Monday, November 10, 2008

Old and new in central Ohio

I spent most of this weekend in central Ohio, visiting my daughter. We spent Saturday roaming the roads of Amish country, a bit northeast of Columbus and southwest of Cleveland. Two items struck my fancy.

In Wooster, home of the College of Wooster, we had a nice breakfast and visited Freedlander's Department Store, which is going out of business. Freedlander's is the story of the growth of America's heartland. The store, which until now is the largest independently owned downtown department store in America, was opened in 1884 by a Polish Jewish immigrant who got his start peddling goods from farm to farm before opening his store in the thriving town of Wooster. The store grew over the next 75 years and generations of the founding family, slowly taking over neighboring buildings until it covered most of a downtown block, four stories high. In the 1970s things started declining, and today all that's left is a small fraction of what was there a few decades ago - probably largely done in by suburban stores like WalMart and cars which made it easier to travel to bigger cities & stores. A nice history of the store can be found here.

The lesson is that we should never assume things will be the same 20 years from now as they are today. The technology industry survives because it constantly reinvents itself, although some companies who have thrived have lost sight of the continuing changes. Wang Labs comes to mind - when I graduated from college in 1980 they were one of the highest of the high fliers, and were in the process of building a huge new campus. Now, almost no one has even heard of them.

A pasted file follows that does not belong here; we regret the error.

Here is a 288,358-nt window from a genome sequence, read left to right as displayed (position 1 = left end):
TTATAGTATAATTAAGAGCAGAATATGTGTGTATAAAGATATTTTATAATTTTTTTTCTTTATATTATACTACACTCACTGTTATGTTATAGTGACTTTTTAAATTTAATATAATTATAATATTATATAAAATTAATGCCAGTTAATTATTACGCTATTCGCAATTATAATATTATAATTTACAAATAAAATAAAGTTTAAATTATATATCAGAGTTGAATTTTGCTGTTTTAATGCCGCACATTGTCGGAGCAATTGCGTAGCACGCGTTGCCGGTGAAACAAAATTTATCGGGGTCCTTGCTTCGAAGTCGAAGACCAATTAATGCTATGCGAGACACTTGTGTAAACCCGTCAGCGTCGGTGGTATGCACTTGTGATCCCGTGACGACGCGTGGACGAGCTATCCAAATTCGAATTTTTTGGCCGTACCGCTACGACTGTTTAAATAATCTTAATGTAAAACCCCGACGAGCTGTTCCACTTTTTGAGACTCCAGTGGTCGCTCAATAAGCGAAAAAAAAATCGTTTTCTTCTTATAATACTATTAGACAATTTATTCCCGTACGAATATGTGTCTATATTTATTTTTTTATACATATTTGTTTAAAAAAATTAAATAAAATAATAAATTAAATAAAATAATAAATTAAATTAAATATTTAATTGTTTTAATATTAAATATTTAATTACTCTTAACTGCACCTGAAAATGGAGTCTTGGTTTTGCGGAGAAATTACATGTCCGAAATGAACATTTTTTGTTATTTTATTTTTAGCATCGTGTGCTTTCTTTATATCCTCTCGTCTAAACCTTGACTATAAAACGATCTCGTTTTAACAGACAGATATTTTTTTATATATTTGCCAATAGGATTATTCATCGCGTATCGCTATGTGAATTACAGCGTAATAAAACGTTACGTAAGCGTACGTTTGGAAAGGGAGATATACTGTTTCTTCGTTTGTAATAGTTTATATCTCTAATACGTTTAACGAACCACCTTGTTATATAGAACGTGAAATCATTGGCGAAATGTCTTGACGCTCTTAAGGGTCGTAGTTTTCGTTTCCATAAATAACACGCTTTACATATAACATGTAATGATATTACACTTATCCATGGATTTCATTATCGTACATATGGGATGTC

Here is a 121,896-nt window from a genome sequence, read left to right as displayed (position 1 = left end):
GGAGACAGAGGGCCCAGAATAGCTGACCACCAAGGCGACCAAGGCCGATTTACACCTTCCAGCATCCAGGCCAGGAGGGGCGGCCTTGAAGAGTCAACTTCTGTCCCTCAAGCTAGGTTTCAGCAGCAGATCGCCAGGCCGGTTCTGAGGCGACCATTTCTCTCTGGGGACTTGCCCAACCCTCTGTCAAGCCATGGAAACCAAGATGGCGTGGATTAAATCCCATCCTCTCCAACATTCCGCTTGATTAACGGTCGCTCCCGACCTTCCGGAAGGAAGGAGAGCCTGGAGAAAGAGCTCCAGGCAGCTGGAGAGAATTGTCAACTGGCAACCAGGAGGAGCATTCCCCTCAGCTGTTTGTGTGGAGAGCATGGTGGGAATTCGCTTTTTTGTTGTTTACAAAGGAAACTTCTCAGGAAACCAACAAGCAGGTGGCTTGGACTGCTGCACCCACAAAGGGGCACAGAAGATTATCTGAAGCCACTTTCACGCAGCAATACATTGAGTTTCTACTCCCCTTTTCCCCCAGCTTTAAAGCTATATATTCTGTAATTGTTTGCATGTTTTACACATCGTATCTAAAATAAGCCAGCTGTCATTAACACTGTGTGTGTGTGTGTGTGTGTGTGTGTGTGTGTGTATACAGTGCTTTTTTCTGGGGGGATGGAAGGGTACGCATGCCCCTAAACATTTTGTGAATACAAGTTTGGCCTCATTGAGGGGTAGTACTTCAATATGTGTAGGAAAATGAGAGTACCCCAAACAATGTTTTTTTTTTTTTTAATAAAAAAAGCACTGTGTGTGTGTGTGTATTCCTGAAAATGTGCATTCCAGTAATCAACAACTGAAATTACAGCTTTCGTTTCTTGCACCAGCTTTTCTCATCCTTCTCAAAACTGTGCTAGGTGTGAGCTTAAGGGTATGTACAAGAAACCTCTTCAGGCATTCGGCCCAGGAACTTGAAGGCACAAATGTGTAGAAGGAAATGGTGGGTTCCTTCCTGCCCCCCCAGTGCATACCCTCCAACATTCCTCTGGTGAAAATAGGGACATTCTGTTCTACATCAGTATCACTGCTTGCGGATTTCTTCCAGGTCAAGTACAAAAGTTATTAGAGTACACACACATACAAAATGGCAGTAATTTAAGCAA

The second item was also something of a recognition of continuing change, and how people learn to adapt. As is well known, Amish people eschew use of electricity and other modern conveniences. However, after teenagers finish 8th grade (the end of their formal education), both boys and girls are permitted to work in the "English" (secular) world. So I was amused when visiting a cheese store to see the girls, dressed in their traditional Amish clothing, chatting on the phone with their friends, and expertly running cash registers. The cashier I spoke to said she didn't get tired of cheese (which was rather overwhelming in the store), but rather the sheer number of people she had to deal with every day - quite a contrast to her serene farm life. The most amusing example I saw of this old-new contrast was at a flea market, where a young woman (again wearing traditional clothing) was intently staring at a computer screen used to set up a laser engraving machine!

I wonder how they feel about the contrast between old and new?


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